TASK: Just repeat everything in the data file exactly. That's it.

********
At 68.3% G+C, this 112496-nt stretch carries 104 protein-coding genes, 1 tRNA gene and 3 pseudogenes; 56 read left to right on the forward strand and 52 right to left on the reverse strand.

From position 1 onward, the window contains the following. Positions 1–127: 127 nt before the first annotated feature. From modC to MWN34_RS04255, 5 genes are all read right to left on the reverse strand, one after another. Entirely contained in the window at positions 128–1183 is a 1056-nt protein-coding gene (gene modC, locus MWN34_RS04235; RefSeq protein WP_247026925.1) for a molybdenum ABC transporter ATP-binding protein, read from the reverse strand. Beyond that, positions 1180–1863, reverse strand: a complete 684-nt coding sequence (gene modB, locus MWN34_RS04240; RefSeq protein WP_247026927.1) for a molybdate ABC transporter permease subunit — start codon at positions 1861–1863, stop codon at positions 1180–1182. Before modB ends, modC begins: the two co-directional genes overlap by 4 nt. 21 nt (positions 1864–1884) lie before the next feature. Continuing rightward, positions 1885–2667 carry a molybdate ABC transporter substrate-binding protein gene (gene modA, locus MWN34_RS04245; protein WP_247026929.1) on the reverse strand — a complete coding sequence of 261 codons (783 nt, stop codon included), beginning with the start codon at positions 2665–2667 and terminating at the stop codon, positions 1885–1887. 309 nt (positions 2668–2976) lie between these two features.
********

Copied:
At 68.3% G+C, this 112496-nt stretch carries 104 protein-coding genes, 1 tRNA gene and 3 pseudogenes; 56 read left to right on the forward strand and 52 right to left on the reverse strand.

From position 1 onward, the window contains the following. Positions 1–127: 127 nt before the first annotated feature. From modC to MWN34_RS04255, 5 genes are all read right to left on the reverse strand, one after another. Entirely contained in the window at positions 128–1183 is a 1056-nt protein-coding gene (gene modC, locus MWN34_RS04235; RefSeq protein WP_247026925.1) for a molybdenum ABC transporter ATP-binding protein, read from the reverse strand. Beyond that, positions 1180–1863, reverse strand: a complete 684-nt coding sequence (gene modB, locus MWN34_RS04240; RefSeq protein WP_247026927.1) for a molybdate ABC transporter permease subunit — start codon at positions 1861–1863, stop codon at positions 1180–1182. Before modB ends, modC begins: the two co-directional genes overlap by 4 nt. 21 nt (positions 1864–1884) lie before the next feature. Continuing rightward, positions 1885–2667 carry a molybdate ABC transporter substrate-binding protein gene (gene modA, locus MWN34_RS04245; protein WP_247026929.1) on the reverse strand — a complete coding sequence of 261 codons (783 nt, stop codon included), beginning with the start codon at positions 2665–2667 and terminating at the stop codon, positions 1885–1887. 309 nt (positions 2668–2976) lie between these two features.